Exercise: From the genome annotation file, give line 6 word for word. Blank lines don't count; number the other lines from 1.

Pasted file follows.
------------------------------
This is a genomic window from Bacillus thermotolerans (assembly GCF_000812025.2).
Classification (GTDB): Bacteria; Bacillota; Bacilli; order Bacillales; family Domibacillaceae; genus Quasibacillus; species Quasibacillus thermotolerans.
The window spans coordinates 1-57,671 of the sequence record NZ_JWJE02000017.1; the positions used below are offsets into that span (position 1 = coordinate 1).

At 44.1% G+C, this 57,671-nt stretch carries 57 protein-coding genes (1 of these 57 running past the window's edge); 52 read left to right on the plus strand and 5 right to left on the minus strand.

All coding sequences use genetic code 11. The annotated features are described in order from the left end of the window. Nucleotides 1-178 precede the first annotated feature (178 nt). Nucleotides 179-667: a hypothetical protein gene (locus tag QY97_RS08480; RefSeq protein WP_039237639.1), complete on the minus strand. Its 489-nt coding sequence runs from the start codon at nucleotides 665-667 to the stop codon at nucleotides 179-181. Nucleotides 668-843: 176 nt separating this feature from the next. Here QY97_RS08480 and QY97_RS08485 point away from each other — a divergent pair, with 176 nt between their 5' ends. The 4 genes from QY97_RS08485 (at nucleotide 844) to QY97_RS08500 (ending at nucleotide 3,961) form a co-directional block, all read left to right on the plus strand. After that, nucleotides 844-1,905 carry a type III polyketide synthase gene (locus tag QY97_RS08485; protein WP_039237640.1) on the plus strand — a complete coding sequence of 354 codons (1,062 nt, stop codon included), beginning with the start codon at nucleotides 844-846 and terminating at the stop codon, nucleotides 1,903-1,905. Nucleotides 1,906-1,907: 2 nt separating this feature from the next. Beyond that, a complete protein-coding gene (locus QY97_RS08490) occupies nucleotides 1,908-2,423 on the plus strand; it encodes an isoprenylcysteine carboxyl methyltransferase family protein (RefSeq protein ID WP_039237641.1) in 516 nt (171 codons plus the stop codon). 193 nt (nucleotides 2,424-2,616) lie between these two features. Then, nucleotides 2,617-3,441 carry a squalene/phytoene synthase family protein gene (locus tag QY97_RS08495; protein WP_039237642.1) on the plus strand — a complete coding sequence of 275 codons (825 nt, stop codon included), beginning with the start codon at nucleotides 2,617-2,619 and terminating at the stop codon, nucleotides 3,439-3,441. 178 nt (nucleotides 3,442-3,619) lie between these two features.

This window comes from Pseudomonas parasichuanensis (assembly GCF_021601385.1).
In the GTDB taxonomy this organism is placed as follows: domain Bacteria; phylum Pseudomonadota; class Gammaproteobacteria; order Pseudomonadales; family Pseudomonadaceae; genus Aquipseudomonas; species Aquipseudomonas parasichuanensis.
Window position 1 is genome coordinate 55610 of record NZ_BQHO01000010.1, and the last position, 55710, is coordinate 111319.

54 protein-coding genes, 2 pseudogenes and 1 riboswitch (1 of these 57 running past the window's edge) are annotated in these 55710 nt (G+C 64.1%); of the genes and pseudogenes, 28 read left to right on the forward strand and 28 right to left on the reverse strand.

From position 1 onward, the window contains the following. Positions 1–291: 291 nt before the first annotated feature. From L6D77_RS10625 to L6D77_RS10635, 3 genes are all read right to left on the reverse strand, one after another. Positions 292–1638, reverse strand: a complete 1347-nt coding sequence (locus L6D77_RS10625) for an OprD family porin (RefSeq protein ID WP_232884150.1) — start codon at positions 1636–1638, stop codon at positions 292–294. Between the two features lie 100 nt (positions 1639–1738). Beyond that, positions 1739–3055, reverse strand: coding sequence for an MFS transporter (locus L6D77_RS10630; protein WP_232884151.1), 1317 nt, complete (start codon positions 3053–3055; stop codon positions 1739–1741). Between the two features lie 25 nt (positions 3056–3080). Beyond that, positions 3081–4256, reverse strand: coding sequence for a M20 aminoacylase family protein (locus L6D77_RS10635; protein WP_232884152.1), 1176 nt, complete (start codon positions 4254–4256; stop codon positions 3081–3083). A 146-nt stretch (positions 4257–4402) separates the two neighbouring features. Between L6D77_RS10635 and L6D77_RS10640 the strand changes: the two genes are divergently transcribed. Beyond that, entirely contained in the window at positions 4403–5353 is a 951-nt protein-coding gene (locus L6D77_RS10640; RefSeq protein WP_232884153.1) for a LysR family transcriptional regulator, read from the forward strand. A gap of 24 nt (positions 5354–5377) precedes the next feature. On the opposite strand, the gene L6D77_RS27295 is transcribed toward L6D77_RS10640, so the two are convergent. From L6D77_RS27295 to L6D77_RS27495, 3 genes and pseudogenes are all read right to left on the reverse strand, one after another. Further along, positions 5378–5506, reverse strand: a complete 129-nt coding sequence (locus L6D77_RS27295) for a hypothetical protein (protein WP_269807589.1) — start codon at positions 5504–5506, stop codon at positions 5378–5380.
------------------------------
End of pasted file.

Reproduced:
This window comes from Pseudomonas parasichuanensis (assembly GCF_021601385.1).